Charles The Decent
Updated: Feb 3
History often relies on facts, - not too often though. If based on facts, history would change the world, actually would dismantle it. It is not only written by winners and the powerful but it is also painted by them. That is, by the hirelings. The painting you see at the easel just before it was finished, has ended, some five hundred years later, in a museum. The good and noble king Charles, by the grace of God, King of X, Lord of Y, Duke of Z and W, Count of…. who reigned by laws (he is pointing at the BOOK!) and who brought peace and decency to the country (by which fact his PR made his subjects call him „the decent“) had no idea of museums. But, great rascals who always refuse to die, shrewdly plan how to immortalize themselves. Unlike the pharaohs, they are embalmed into collective memory composition, not a mixture of ingredients but a set of actions and procedures imposed on the societal mind.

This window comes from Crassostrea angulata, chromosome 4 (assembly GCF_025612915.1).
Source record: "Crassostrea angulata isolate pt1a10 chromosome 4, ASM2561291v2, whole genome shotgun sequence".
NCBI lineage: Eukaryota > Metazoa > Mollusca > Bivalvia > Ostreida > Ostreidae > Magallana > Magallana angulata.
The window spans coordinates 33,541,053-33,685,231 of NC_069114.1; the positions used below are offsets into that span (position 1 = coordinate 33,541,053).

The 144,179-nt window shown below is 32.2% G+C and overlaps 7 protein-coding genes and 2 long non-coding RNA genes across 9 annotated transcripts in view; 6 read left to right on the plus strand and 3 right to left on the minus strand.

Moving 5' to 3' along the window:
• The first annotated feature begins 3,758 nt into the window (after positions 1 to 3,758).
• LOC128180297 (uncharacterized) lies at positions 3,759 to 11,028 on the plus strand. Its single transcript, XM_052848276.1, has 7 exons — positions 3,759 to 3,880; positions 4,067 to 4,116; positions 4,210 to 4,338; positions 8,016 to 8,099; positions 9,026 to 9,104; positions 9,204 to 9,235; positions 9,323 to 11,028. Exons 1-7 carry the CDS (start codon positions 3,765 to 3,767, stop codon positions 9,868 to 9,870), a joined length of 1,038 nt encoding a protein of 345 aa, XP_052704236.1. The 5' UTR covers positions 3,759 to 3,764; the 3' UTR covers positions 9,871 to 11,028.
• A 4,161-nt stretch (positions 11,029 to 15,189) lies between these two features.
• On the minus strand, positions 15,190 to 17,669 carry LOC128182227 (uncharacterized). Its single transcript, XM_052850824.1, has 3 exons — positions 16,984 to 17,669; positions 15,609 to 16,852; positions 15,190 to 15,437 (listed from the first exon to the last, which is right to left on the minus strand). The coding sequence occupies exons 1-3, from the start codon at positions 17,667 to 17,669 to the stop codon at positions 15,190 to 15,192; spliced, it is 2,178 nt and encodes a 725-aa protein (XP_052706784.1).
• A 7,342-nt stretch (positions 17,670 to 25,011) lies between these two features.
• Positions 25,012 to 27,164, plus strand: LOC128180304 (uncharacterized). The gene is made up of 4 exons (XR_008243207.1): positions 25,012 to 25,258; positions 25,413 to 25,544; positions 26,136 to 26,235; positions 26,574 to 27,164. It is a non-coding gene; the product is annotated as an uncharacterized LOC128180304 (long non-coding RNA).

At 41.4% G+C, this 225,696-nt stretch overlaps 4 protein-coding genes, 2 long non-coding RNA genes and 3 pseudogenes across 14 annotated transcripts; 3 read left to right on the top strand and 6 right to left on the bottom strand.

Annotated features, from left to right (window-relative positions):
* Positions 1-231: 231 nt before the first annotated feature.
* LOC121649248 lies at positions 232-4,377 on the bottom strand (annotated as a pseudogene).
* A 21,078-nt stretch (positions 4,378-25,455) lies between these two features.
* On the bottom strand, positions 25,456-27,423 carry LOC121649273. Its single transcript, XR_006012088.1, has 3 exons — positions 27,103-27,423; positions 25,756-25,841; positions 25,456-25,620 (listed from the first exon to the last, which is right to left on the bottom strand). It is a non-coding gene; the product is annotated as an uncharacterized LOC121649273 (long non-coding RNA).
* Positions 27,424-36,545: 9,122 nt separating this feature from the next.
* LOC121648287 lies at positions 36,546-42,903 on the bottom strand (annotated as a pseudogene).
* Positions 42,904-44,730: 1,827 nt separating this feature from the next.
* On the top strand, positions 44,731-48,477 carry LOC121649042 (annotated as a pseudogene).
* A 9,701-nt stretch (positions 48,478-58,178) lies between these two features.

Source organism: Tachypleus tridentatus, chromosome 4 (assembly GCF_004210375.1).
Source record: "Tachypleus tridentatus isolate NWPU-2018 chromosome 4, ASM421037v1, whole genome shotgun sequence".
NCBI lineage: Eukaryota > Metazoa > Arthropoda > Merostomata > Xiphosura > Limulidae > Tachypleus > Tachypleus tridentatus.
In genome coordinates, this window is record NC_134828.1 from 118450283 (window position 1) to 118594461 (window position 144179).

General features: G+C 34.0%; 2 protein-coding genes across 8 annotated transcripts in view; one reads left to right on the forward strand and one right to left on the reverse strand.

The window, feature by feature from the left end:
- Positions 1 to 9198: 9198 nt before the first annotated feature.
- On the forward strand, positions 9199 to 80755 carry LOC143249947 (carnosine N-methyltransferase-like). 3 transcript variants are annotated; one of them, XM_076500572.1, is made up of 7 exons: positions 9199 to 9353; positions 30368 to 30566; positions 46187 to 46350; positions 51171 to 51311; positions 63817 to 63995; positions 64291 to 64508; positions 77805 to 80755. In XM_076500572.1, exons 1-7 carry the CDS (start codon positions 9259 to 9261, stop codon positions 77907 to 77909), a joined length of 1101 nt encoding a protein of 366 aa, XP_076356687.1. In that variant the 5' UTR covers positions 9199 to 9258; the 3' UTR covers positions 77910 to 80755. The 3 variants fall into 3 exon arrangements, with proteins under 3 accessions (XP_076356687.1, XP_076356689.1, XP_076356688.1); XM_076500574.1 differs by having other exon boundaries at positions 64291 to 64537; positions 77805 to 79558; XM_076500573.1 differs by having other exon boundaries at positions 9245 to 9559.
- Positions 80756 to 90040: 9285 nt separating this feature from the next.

So, the king Charles decided to live on in the public memory of society, - well and nicely remembered. At that time, like increasingly today, the state was of little help, so the scientists, artists, writers, actors, professors… depended upon sponsorship of the mighty. The king thus purchased many of his portraits and so did his sycophants, so they were dispersed on all sides of his kingdom. His statues adorned the most representative squares of the cities granted free status. His beneficial help was mentioned at the front pages of many books in the most exquisite praises. The words were written by the grateful beneficiaries who happened to be the greatest minds of his time. Like painters and sculptors, they have become forever the guarantors of the credibility and veracity of the king’s humanist reputation.
In brief, if you take your grandson to a museum, try to observe the paintings by famous artists not only as the works of art but also as the historic object of many dimensions, - as a testimonial to the time and circumstances. Unfortunately, the captions say nothing while the guides only mention the genius mastery of the painter. Museums are unlikely to assist us in the venture as only the rare ones realized that they true mission is to play the role of public intellectuals, - sometimes even that of the tribunes.
(The caricature is part of an abandoned project, done two decades ago by the friend Ivica Kiš after I humbly requested the pictorial translation of the above story; the musicians were such a grim fun…)